Flurry of Comments Filed on Deadline Day for Time-Barred Disclosure Rule; ACA Urges CFPB To Withdraw Proposal

A number of individuals, companies, and associations waited until the last minute to submit their comments about the Consumer Financial Protection Bureau’s proposed rule about time-barred debt disclosures. Now that the comment period on the supplemental notice of proposed rulemaking (SNPRM) has closed, the CFPB will analyze the comments and then issue a proposed rule, which will include its own comment period, to be followed by the issuance of a final rule.

There are some in the industry who believe the CFPB is going to issue a final debt collection rule and the time-barred disclosure rule at the same time, but the agency has not made any official statements to that fact. The CFPB has said it plans to issue a final debt collection rule in October, about 18 months after it issued its proposed debt collection rule.

The SNPRM would not affect the lengths of statutes of limitations set by each state, but would establish a national standard for how collectors must attempt to collect on debts where the statutes have expired. Individuals are not allowed to be sued for unpaid debts once the statute of limitations has expired, but collectors can still attempt to collect. In many cases, the courts have decided what a collector can or can not say when attempting to collect on a time-barred debt, and that has created a patchwork set of de facto regulations to which the industry must adhere.

Among the comments that were filed yesterday included those by ACA International, the National Consumer Law Center, Capio Partners, Midland Credit Management, and AARP.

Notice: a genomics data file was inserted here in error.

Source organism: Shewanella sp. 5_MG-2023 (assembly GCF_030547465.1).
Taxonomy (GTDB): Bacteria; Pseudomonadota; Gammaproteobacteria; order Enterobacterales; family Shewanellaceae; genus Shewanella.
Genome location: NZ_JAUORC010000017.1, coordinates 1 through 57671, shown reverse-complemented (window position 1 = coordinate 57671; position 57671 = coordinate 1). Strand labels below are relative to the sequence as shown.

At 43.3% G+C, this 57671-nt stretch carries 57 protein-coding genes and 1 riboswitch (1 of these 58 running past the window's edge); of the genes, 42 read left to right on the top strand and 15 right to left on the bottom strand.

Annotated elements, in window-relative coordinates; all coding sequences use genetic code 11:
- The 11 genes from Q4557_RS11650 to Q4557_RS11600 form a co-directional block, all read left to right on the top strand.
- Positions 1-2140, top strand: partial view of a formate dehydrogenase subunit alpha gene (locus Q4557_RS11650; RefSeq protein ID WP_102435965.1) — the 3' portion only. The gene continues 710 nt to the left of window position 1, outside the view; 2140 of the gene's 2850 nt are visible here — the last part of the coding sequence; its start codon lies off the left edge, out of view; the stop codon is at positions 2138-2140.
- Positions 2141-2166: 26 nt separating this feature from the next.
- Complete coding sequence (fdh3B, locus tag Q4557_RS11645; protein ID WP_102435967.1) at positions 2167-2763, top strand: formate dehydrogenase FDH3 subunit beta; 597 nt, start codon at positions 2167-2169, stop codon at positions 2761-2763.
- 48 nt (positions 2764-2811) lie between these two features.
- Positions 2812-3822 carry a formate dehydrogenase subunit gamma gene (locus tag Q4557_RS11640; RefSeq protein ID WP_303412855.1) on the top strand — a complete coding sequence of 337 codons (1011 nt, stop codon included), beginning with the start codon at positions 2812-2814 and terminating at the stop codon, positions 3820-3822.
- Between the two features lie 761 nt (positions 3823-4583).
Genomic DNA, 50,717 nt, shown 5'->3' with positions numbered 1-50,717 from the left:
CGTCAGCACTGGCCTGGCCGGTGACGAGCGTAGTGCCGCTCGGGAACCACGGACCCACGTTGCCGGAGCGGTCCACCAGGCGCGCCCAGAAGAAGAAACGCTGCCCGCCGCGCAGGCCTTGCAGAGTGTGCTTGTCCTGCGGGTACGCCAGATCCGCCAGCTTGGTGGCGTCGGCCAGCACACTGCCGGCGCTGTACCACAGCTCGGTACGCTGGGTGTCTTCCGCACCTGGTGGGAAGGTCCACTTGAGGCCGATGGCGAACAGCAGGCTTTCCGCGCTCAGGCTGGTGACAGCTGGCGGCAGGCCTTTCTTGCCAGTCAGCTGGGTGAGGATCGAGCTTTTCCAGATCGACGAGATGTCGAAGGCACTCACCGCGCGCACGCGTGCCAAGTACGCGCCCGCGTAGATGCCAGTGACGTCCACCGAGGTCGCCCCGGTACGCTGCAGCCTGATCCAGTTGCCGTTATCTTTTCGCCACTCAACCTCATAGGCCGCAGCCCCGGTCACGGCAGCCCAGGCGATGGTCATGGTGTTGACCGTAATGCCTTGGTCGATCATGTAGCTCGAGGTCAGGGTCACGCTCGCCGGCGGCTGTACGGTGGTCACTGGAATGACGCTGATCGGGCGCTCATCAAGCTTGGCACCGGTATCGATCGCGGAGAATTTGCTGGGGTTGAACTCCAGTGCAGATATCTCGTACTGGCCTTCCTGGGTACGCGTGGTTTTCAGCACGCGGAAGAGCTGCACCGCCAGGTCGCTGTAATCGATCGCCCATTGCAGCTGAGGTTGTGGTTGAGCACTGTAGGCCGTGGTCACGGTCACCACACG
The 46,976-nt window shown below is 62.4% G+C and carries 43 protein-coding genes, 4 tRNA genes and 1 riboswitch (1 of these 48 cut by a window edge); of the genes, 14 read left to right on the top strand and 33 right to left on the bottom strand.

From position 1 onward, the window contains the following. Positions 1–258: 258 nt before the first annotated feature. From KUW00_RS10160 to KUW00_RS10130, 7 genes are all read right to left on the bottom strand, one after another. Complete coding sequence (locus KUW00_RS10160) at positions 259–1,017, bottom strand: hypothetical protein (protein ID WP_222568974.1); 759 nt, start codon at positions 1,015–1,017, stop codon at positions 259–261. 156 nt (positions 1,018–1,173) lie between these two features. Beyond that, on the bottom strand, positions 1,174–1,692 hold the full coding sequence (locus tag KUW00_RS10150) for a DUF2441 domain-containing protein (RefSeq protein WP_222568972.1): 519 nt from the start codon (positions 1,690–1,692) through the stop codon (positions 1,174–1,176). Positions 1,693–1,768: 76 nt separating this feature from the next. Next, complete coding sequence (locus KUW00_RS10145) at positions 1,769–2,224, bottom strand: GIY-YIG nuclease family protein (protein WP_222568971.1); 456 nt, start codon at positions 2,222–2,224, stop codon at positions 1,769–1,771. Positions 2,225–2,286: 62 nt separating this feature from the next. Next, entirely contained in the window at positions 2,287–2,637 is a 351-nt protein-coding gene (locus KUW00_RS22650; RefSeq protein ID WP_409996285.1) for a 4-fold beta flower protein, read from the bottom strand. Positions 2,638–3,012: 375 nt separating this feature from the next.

ACA International came out in its comments and said it was not supporting the proposed rule, largely because it would create a “new layer of obligations that will inspire yet more confusion and litigation.” Doubling down on its criticism, ACA added that “additional regulatory requirements in this area are more likely to make matters worse rather than better while imposing new burdens and onerous requirements on the regulated community.”

The lack of federal pre-emption of state laws on determining the statute of limitations is a big problem for companies trying to comply with out-of-statute requirements, and unless the CFPB does something about that first, it should “withdraw its SNPRM and focus on previously identified outdated sections of the FDCPA, to align with its mission to ensure that consumers have access to markets for consumer financial products and services that are fair, transparent, and competitive.”

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